“He’s one of my best employees. He always puts in ten-hour days, sometimes much more.” Is this how your boss judges you and your colleagues? Probably yes, according to a 2010 study published in Human Relations.
In the study, a group of researchers led by business professor Kimberly Elsbach conducted extensive interviews of 39 corporate managers. They found that these managers generally considered their employees who spent more time in the office to be more dedicated, more hardworking, and more responsible.
At first glance, this seems perfectly reasonable. Hourly wages and the classic 40-hour work week have trained us to measure our labor by the number of hours we log. However, this mindset is dead wrong when applied to today’s professionals. The value of lawyers, consultants, and analysts isn’t the time they spend, but the value they create through their knowledge.
Even worse, when managers judge their employees’ work by the time they spend at the office, they impede the development of productive habits. By focusing on hours worked instead of results produced, they let professionals avoid answering the most critical question: “Am I currently using my time in the best possible way?” As a result, professionals often use their time inefficiently.
Business meetings are a perfect illustration. Very few professionals would say that attending meetings is the best use of their time. In one survey, white-collar workers estimated that two thirds of meeting time is pure waste. I agree: all too often, information is repeated or the discussion goes off-topic.
Yet, many meetings are too long, too large, and too unfocused. Why? Consider one manager’s description of an employee, as reported in Elsbach’s study:
“So this one guy, he’s in the room at every meeting. Lots of times he doesn’t say anything, but he’s there on time and people notice that. He definitely is seen as a hardworking and dependable guy.”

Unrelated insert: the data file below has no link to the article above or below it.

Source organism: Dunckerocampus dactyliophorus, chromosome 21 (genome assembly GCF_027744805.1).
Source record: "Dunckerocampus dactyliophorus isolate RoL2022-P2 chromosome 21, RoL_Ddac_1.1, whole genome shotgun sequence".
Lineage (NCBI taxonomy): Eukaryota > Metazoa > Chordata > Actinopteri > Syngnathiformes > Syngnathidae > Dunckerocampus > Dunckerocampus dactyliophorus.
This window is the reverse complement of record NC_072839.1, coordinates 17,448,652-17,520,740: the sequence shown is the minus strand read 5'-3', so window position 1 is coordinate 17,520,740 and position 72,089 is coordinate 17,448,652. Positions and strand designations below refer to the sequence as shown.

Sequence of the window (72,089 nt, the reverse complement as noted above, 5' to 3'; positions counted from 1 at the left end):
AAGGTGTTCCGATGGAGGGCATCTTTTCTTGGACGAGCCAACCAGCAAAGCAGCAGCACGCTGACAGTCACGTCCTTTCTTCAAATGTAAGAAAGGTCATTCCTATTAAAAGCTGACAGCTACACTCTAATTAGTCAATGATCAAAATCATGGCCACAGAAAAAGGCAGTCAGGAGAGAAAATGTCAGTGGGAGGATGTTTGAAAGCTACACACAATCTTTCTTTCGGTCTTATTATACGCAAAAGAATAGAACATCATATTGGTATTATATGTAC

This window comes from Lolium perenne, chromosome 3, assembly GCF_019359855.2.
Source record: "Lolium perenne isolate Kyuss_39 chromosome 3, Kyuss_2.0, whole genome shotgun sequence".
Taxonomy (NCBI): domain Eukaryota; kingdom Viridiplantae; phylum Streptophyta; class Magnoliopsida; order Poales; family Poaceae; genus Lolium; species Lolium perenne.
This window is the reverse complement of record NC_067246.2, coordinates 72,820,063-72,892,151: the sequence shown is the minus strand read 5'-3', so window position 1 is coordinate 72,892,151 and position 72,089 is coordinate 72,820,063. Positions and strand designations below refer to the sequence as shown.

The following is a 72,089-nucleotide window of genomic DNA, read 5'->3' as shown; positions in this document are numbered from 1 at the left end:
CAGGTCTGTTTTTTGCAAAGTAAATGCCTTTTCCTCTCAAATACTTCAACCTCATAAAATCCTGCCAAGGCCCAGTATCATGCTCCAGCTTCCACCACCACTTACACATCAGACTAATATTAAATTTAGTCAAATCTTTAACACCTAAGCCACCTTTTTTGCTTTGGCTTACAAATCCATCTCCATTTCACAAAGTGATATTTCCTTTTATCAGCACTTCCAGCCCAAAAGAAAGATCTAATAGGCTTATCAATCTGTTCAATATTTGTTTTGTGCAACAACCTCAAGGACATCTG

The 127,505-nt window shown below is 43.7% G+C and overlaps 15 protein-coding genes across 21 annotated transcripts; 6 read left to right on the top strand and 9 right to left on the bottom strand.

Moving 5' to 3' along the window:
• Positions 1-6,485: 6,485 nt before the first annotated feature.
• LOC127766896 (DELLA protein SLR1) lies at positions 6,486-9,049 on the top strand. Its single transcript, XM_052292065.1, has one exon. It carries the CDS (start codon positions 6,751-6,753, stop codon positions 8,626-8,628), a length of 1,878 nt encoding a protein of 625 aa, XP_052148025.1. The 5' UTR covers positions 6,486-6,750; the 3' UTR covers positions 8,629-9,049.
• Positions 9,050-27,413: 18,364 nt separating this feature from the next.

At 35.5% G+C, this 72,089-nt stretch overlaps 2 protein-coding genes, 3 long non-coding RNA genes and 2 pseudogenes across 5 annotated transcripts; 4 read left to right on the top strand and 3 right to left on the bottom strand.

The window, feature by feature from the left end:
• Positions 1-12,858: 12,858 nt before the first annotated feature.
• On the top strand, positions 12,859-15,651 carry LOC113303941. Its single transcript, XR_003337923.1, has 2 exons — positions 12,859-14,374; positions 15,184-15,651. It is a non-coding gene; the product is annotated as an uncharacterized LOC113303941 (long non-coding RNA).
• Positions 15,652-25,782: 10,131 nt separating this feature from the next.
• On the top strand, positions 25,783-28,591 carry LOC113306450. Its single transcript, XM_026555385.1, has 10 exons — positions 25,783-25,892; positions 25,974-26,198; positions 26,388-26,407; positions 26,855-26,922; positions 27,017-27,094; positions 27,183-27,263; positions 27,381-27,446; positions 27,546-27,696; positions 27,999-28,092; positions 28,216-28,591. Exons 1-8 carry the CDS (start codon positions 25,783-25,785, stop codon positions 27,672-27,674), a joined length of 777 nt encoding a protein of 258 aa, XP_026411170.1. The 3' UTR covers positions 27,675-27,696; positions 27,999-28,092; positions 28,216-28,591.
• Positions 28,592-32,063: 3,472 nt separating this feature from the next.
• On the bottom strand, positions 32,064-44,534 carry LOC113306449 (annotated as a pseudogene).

In other words, this manager praised his or her employee not for the value that he added to the meetings that he attended, but merely for his physical presence. Given this structure of rewards, it is no surprise that we keep seeing unnecessary and unproductive meetings.
More broadly, many professionals use their time inefficiently because their firm’s hour-oriented culture hasn’t forced them to think rigorously about what’s really important. Sometimes, this leads professionals to spend an inordinate amount of time perfecting one particular task – say, the formatting of an internal presentation – instead of spending time where it might be more useful.
Worst of all, if you measure your productivity by time spent, your only way to get ahead is to spend more hours in the office – to the detriment of the rest of your life. In research published in HBR in 2006, Sylvia Ann Hewlett and Carolyn Buck Luce reported that 62 percent of high-earning individuals in America (whom they define as the top 6% of earners) work 50 hours or more per week; 35 percent work 60 hours or more per week.
That fits my observation of New York law firms, where associates routinely bill 3,000 hours each year. That equates to 60 hours per week during a 50 week year; including non-billable hours, these 3,000-hour lawyers generally worked 12 hour days, six days a week. They barely had enough time for sleeping – let alone caring for their families, or just having fun.
What You Can Do About It
How can you remove yourself from this treadmill of long, wasted hours at work? Start by constantly evaluating your use of time – even if your organization’s culture doesn’t force you to.
That means knowing what’s important to you, your organization, and your boss – and, vitally, what’s not important. So think critically and rigorously about your priorities.
Then, be prepared to say “no” to requests that don’t matter:
- Decline meetings, whenever you can.To be polite, you can explain your workload and request to see the meeting’s minutes instead.
- Don’t be afraid to use the “delete” button when reviewing your inbox.
- If you can’t say “no” to a certain request, recognize that it may only require a B effort. Don’t spend hours bumping it up to an A unless you really need to.
While individual employees can change their own habits, organizations need strong-willed leaders to make more radical changes. These leaders must thoroughly reform their organization’s implicit and explicit reward structure. Are employees praised for coming in on Saturday – even if only to finish work that could have been completed during regular hours? Are employees suspicious of others who leave early for the day in order to watch their child’s Little League games?
Of course, this change won’t come easily. It’s easy to count hours. It’s much harder to set project metrics or make subjective evaluations. But smart leaders realize that the only way they can succeed is by getting the most out of their employees. And the only way they can get the best out of their employees is to focus on results, not hours.
Stop Working All Those Long Hours | Harvard Business Review
This Article was Originally Published on LifeHacker.com